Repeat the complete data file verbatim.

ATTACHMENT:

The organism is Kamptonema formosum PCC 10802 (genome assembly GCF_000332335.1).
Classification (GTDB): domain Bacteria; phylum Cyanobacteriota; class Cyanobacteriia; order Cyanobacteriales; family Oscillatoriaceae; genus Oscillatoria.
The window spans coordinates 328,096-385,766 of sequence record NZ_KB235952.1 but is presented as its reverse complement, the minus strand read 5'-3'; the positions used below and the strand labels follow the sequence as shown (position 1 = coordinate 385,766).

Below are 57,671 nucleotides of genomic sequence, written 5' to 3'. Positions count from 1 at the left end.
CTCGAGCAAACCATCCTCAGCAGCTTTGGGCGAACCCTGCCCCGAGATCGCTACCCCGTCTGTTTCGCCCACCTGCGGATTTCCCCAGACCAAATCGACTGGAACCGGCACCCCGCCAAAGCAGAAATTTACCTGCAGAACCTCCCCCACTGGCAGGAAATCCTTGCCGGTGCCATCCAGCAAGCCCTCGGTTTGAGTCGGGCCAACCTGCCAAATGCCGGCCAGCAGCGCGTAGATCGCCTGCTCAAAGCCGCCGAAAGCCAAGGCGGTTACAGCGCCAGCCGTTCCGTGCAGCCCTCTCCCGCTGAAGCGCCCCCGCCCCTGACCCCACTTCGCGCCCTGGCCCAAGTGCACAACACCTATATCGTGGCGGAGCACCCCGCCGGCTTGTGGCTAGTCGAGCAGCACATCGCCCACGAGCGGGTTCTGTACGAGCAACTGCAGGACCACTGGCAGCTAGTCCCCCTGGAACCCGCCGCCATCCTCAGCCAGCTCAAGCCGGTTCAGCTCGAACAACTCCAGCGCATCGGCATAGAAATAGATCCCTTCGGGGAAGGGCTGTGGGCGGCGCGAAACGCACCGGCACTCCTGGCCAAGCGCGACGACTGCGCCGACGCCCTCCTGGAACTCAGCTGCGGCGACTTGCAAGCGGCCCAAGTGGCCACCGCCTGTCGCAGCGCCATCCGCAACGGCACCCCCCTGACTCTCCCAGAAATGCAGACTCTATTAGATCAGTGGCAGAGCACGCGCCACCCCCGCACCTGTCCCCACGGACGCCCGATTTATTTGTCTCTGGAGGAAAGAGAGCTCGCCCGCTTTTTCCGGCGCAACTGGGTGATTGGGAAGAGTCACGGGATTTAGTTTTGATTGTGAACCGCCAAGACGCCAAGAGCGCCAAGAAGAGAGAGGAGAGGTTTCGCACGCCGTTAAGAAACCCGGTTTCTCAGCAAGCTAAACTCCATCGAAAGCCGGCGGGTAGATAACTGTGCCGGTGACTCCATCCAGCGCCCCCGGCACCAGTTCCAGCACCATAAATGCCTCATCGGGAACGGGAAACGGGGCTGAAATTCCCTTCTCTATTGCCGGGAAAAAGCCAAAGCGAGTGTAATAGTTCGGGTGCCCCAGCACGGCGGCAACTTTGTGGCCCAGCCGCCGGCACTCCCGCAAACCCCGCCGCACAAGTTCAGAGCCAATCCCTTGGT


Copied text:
The organism is Kamptonema formosum PCC 10802 (genome assembly GCF_000332335.1).
Classification (GTDB): domain Bacteria; phylum Cyanobacteriota; class Cyanobacteriia; order Cyanobacteriales; family Oscillatoriaceae; genus Oscillatoria.
The window spans coordinates 328,096-385,766 of sequence record NZ_KB235952.1 but is presented as its reverse complement, the minus strand read 5'-3'; the positions used below and the strand labels follow the sequence as shown (position 1 = coordinate 385,766).

Below are 57,671 nucleotides of genomic sequence, written 5' to 3'. Positions count from 1 at the left end.
CTCGAGCAAACCATCCTCAGCAGCTTTGGGCGAACCCTGCCCCGAGATCGCTACCCCGTCTGTTTCGCCCACCTGCGGATTTCCCCAGACCAAATCGACTGGAACCGGCACCCCGCCAAAGCAGAAATTTACCTGCAGAACCTCCCCCACTGGCAGGAAATCCTTGCCGGTGCCATCCAGCAAGCCCTCGGTTTGAGTCGGGCCAACCTGCCAAATGCCGGCCAGCAGCGCGTAGATCGCCTGCTCAAAGCCGCCGAAAGCCAAGGCGGTTACAGCGCCAGCCGTTCCGTGCAGCCCTCTCCCGCTGAAGCGCCCCCGCCCCTGACCCCACTTCGCGCCCTGGCCCAAGTGCACAACACCTATATCGTGGCGGAGCACCCCGCCGGCTTGTGGCTAGTCGAGCAGCACATCGCCCACGAGCGGGTTCTGTACGAGCAACTGCAGGACCACTGGCAGCTAGTCCCCCTGGAACCCGCCGCCATCCTCAGCCAGCTCAAGCCGGTTCAGCTCGAACAACTCCAGCGCATCGGCATAGAAATAGATCCCTTCGGGGAAGGGCTGTGGGCGGCGCGAAACGCACCGGCACTCCTGGCCAAGCGCGACGACTGCGCCGACGCCCTCCTGGAACTCAGCTGCGGCGACTTGCAAGCGGCCCAAGTGGCCACCGCCTGTCGCAGCGCCATCCGCAACGGCACCCCCCTGACTCTCCCAGAAATGCAGACTCTATTAGATCAGTGGCAGAGCACGCGCCACCCCCGCACCTGTCCCCACGGACGCCCGATTTATTTGTCTCTGGAGGAAAGAGAGCTCGCCCGCTTTTTCCGGCGCAACTGGGTGATTGGGAAGAGTCACGGGATTTAGTTTTGATTGTGAACCGCCAAGACGCCAAGAGCGCCAAGAAGAGAGAGGAGAGGTTTCGCACGCCGTTAAGAAACCCGGTTTCTCAGCAAGCTAAACTCCATCGAAAGCCGGCGGGTAGATAACTGTGCCGGTGACTCCATCCAGCGCCCCCGGCACCAGTTCCAGCACCATAAATGCCTCATCGGGAACGGGAAACGGGGCTGAAATTCCCTTCTCTATTGCCGGGAAAAAGCCAAAGCGAGTGTAATAGTTCGGGTGCCCCAGCACGGCGGCAACTTTGTGGCCCAGCCGCCGGCACTCCCGCAAACCCCGCCGCACAAGTTCAGAGCCAATCCCTTGGT